“At one point, when we were shooting in between takes, I looked around at all these beautiful Black and brown people who were in incredible wardrobes and thought ‘Wow, this is something that’s happening’.”

But for many fans, the standout scene of the season is the party at Bertie’s house filled with queer folk.

“That party scene was unbelievable,” Robinson agreed, “with all the beautiful people in the space who showed the different ways of dressing and gender identity and expression

“I remember the first party that I went to as a queer person, all the excitement and fear of going and someone seeing me, but then walking in and thinking ‘Oh, my goodness, here are my people’. 

“The freedom that came with being in that space. The freedom to dance, to look at someone and be looked at and appreciate and be appreciated. Everything about that scene just hit me right in the heart.”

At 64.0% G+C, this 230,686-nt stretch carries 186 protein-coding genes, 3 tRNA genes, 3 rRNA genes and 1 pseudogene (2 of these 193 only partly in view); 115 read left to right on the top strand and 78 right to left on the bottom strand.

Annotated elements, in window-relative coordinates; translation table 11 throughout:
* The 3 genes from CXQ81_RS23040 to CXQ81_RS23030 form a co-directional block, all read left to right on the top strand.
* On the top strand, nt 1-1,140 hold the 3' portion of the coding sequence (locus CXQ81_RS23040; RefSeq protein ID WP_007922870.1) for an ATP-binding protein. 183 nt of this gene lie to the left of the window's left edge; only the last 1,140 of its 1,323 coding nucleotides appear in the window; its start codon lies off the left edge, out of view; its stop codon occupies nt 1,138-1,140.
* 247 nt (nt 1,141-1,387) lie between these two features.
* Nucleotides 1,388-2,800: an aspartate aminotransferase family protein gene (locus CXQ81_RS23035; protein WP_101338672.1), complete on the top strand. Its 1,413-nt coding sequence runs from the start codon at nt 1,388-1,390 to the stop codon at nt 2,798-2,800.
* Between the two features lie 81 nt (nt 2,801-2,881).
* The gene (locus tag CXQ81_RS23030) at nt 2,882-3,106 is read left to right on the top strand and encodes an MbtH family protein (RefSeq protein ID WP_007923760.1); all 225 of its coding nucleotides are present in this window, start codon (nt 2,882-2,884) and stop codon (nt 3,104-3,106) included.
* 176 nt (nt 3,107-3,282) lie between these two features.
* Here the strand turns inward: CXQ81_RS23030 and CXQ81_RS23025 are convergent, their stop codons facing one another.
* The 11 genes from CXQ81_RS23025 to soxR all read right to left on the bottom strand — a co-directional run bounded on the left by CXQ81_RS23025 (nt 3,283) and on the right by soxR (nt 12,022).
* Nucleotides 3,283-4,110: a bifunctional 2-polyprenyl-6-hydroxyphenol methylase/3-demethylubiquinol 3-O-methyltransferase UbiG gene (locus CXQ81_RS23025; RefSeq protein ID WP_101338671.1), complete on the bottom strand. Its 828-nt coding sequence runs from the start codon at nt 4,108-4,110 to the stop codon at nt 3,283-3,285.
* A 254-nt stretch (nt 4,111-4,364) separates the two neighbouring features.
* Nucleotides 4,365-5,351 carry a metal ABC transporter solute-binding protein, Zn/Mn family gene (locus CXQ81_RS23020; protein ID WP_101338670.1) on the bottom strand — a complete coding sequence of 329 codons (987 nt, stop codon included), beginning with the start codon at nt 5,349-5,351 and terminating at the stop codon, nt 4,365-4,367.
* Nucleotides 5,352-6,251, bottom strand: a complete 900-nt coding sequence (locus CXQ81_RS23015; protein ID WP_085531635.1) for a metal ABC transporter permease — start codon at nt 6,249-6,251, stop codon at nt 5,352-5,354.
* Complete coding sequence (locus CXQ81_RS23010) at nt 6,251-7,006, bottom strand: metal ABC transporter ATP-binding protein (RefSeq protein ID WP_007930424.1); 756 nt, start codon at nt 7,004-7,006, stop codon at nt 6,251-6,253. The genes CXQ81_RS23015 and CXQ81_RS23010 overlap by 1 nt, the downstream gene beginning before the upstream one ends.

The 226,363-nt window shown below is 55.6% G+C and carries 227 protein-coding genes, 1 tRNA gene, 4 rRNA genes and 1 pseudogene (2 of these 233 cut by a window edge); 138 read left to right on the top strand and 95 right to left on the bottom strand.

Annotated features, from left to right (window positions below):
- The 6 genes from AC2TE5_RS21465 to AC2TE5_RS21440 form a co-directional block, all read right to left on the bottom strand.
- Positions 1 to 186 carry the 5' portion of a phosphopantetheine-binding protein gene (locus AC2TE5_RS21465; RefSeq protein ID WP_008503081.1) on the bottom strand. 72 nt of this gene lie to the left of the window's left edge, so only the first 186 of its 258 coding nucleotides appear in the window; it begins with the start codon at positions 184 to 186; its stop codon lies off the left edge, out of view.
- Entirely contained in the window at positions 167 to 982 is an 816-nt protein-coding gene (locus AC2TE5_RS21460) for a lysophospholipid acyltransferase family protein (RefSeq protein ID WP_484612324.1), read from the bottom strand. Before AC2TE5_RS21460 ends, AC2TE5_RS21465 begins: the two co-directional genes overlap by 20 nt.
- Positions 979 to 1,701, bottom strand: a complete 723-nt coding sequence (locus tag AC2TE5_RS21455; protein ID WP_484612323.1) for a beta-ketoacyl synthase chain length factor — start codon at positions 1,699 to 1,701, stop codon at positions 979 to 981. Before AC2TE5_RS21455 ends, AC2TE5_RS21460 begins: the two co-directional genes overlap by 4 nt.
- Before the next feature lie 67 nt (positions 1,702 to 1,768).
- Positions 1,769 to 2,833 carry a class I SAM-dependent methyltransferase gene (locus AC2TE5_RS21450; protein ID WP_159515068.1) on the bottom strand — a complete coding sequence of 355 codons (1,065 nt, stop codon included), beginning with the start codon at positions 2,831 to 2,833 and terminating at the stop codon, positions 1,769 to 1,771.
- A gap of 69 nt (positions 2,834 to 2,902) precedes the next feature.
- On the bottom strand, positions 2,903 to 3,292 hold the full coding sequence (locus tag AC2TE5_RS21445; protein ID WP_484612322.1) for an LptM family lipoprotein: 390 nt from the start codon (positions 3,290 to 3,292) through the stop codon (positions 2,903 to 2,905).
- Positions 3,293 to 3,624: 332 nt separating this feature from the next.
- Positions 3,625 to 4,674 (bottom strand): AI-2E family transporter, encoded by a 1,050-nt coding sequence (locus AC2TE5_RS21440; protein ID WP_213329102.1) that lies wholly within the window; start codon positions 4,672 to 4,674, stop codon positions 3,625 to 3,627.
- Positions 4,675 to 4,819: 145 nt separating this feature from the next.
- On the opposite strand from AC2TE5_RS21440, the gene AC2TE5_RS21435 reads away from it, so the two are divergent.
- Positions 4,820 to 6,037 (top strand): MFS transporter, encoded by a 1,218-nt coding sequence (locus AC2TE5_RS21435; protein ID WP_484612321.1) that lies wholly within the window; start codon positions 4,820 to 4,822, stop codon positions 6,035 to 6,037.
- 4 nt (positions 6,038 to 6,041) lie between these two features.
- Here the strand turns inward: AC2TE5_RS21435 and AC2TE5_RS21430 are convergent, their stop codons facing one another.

Lea Robinson.
Lea Robinson. (Lisa Keating Photography)

Lea Robinson believes A League of Their Own bucks the common trope of only exploring queer trauma, especially for Black people, and spotlights unadulterated queer Black joy. 

Although there is no news yet on whether the show will be renewed, despite its popularity, Robinson has so much more they want to explore with their character in season two.

“I want to see Bertie and Toni’s childhood together,” they begin, “I also want to explore Bertie and Gracie’s love more. I think they are a powerful role model type of couple, and I want to see more joy with them.

“And then obviously Max. I want to see where this relationship goes. How does Bertie continue to support Max? How does Max continue to inspire Bertie?

“And just what makes Bertie happy? So yeah, all the fingers are crossed that it is renewed.”

Since the show first aired a few weeks ago there has been some predictable backlash over its inclusive narratives, but Robinson has been so grateful for the overwhelming support Uncle Bertie has received. 

For Lea Robinson, it was simple: “Bertie? Bertie means everything.”